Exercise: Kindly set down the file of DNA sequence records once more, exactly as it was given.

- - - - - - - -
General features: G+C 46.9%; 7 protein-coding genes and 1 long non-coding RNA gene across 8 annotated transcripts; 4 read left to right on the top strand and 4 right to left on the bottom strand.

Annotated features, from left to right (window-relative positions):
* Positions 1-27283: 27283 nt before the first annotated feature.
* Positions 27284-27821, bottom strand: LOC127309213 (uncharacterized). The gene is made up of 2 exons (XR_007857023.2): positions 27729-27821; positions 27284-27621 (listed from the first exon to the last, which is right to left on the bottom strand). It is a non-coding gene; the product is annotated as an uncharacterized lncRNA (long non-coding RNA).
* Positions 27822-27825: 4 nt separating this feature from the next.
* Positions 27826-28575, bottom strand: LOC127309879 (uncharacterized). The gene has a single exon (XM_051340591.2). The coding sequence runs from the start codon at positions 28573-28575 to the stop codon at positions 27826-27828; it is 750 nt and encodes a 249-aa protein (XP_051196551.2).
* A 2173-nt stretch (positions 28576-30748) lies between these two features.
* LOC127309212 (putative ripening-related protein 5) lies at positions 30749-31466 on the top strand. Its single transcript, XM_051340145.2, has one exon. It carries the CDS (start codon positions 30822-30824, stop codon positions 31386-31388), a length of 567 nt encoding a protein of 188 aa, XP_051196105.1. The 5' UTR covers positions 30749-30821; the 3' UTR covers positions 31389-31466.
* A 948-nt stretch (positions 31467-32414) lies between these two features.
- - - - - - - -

General features: G+C 46.9%; 7 protein-coding genes and 1 long non-coding RNA gene across 8 annotated transcripts; 4 read left to right on the top strand and 4 right to left on the bottom strand.

Annotated features, from left to right (window-relative positions):
* Positions 1-27283: 27283 nt before the first annotated feature.
* Positions 27284-27821, bottom strand: LOC127309213 (uncharacterized). The gene is made up of 2 exons (XR_007857023.2): positions 27729-27821; positions 27284-27621 (listed from the first exon to the last, which is right to left on the bottom strand). It is a non-coding gene; the product is annotated as an uncharacterized lncRNA (long non-coding RNA).
* Positions 27822-27825: 4 nt separating this feature from the next.
* Positions 27826-28575, bottom strand: LOC127309879 (uncharacterized). The gene has a single exon (XM_051340591.2). The coding sequence runs from the start codon at positions 28573-28575 to the stop codon at positions 27826-27828; it is 750 nt and encodes a 249-aa protein (XP_051196551.2).
* A 2173-nt stretch (positions 28576-30748) lies between these two features.
* LOC127309212 (putative ripening-related protein 5) lies at positions 30749-31466 on the top strand. Its single transcript, XM_051340145.2, has one exon. It carries the CDS (start codon positions 30822-30824, stop codon positions 31386-31388), a length of 567 nt encoding a protein of 188 aa, XP_051196105.1. The 5' UTR covers positions 30749-30821; the 3' UTR covers positions 31389-31466.
* A 948-nt stretch (positions 31467-32414) lies between these two features.